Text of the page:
“Until 2013 women were formally excluded from direct ground combat. That may be changing for some women now. Yet deployments to combat zones inherently involve risk of combat exposures because there is no front line in the current conflict.”Rachel Sayko Adams, a scientist at the Institute for Behavioral Health at the University of South Carolina
Women didn’t officially serve in ground combat positions until 2013. However, many of them did their jobs in real-time combat settings, often under direct fire. Despite this, research on how deployment affects women is limited. Scientists discussed the need for more research and other post-deployment concerns that affect female service members during a webinar hosted by the Defense Centers of Excellence for Psychological Health and Traumatic Brain Injury.
Where’s the Data?
Almost half of female service members eligible for care through the Defense Health Agency do not use it. This lack of use makes it harder to gather data on their post-combat experiences. Also, most of the post-deployment studies on PTSD and substance use disorder occurred before women openly served in combat. This means most deployment-related studies do not accurately reflect the experiences of women.
In addition to routine post-deployment screenings, service members can self-report about their health and wellness. Reports from female service members show higher instances of emotional difficulties, overall poor health, and many are at risk for alcohol abuse. They also revealed higher rates of PTSD and depression.
In post-deployment surveys, women reported fewer instances of traumatic brain injury and blast exposure than men. In contrast, they reported the same percentage of assault and injury. This may indicate that the reported incidents were not all related to conflict with enemy forces, said Rachel Sayko Adams, a scientist at the Institute for Behavioral Health at the University of South Carolina.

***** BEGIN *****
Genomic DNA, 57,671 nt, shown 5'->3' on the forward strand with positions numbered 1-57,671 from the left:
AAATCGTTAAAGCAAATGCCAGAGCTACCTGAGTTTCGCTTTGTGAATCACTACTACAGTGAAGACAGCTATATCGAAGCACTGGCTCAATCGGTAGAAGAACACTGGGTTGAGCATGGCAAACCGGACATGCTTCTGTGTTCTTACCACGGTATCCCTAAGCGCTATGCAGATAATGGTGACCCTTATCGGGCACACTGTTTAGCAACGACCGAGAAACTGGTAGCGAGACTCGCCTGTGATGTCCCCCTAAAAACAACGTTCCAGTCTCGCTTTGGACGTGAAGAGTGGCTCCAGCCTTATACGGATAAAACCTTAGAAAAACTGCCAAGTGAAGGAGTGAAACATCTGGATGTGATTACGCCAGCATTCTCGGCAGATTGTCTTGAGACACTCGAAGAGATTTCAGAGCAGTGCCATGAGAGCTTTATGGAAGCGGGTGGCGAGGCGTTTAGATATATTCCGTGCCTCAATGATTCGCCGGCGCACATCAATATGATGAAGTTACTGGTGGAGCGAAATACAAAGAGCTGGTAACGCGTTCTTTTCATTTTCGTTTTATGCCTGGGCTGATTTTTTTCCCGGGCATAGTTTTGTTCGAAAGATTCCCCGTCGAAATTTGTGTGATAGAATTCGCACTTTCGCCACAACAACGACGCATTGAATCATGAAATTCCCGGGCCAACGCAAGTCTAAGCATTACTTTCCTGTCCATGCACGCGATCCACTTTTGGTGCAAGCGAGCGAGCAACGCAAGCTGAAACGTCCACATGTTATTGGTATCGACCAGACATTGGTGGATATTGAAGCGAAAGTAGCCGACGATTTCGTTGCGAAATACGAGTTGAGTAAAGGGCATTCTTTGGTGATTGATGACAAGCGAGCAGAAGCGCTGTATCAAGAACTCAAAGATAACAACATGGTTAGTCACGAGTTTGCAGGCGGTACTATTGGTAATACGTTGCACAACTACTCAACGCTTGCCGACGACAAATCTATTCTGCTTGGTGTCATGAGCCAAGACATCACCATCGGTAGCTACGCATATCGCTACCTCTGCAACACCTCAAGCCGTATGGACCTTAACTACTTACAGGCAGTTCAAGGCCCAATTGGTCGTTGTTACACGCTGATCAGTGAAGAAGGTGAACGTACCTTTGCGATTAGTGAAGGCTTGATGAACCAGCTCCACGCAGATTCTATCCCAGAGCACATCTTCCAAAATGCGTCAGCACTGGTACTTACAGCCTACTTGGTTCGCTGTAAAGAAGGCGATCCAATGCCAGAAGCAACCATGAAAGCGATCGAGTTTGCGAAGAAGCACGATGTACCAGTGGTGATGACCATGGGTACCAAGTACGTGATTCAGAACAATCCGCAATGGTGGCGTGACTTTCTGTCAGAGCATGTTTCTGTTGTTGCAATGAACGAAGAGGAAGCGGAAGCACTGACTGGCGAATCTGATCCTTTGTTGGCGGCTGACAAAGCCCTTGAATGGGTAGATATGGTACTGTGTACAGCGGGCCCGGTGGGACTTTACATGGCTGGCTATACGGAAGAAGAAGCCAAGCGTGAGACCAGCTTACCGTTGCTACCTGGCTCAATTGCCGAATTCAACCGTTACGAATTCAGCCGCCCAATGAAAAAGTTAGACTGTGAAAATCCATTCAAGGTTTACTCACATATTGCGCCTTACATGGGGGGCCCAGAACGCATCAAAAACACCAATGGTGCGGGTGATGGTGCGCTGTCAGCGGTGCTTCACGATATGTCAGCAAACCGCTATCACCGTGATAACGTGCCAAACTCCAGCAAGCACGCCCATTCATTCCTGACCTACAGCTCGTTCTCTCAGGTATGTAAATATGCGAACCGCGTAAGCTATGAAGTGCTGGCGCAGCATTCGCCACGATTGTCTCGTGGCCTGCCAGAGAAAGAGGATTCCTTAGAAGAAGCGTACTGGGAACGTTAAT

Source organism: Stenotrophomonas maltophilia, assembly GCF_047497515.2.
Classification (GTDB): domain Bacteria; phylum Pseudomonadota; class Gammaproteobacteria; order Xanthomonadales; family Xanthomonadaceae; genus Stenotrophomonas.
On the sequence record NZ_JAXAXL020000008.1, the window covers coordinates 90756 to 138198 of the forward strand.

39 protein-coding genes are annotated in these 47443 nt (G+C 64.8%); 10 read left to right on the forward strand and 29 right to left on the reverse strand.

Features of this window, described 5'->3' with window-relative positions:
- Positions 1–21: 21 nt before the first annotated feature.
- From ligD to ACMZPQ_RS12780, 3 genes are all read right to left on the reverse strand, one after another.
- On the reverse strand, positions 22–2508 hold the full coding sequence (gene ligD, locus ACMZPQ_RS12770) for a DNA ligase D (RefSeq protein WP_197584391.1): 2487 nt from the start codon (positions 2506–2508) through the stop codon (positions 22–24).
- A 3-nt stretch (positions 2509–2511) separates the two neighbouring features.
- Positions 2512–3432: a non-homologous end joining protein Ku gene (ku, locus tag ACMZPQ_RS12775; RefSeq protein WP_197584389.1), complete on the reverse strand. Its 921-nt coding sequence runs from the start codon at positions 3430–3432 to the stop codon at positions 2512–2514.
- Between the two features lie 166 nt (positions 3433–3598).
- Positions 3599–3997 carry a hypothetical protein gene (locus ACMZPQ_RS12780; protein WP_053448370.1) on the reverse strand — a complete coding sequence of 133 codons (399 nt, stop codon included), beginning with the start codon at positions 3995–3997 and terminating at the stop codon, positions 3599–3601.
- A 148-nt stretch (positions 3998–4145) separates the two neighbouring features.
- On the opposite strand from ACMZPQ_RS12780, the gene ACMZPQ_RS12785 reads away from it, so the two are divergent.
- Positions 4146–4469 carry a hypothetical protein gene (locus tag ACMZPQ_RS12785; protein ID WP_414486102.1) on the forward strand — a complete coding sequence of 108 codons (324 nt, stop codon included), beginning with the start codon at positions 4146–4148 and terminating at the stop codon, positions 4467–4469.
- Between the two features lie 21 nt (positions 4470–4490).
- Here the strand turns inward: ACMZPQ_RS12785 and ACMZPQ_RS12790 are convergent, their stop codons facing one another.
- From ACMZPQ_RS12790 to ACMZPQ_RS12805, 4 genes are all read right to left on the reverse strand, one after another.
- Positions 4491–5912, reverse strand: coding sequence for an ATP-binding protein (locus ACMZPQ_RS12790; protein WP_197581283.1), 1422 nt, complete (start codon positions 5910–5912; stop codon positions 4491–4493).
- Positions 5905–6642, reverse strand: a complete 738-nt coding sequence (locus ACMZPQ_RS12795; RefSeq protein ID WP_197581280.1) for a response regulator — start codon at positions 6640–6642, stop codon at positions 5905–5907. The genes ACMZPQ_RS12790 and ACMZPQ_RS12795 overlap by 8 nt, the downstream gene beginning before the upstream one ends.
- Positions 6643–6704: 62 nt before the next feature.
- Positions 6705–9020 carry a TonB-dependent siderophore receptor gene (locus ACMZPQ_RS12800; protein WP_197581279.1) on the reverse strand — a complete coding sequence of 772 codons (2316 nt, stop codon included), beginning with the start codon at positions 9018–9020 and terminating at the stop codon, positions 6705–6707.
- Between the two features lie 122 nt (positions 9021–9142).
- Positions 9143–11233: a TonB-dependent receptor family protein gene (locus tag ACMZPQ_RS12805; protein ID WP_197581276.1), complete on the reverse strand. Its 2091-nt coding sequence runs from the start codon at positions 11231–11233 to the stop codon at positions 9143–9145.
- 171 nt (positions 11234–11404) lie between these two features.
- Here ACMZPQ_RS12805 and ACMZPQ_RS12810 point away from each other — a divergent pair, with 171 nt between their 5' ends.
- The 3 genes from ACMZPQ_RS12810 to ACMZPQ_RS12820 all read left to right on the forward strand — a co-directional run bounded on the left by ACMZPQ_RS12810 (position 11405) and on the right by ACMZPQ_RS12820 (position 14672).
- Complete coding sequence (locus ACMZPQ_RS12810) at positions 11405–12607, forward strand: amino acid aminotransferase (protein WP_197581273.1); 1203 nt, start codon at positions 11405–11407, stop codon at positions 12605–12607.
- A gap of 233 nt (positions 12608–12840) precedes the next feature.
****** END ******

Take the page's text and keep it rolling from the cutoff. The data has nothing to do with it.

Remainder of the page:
Mary Jo Larson, a senior scientist with the Institute for Behavioral Health, noted more female service members report experiences of sexual assault than male service members. She added that sexual assault is a contributing factor for PTSD and alcohol abuse among women.
“There is a need for additional sensitive screening to determine if assaults reported [post-deployment] are related to sexual assault,” Adams said.
“We also found that Army women were less likely than Army men to receive substance use treatment the year before deployment’” Wooten said, “so although 12% of those women and 14% of those men had a substance use diagnosis before they deployed, women were less likely than men to receive treatment.” Current substance use disorder rates among male and female service members returning from deployment are about equal, and both genders under report. But, without more research, it is unclear what factors may put female service members at risk for substance use disorder or PTSD.
“We call it a missed opportunity because we think there should be ways to increase provider recognition that these risks, especially for alcohol, could be associated with other positive screens,” Larson said.
Are you a provider who treats service members with PTSD or substance use disorder? Find clinical resources on the Deployment Health Clinical Center website . If you or someone you know is struggling with PTSD or substance abuse, the DCoE Outreach Center is available 24/7 to answer questions and guide you to helpful resources. Call 866-966-1020, email or live chat.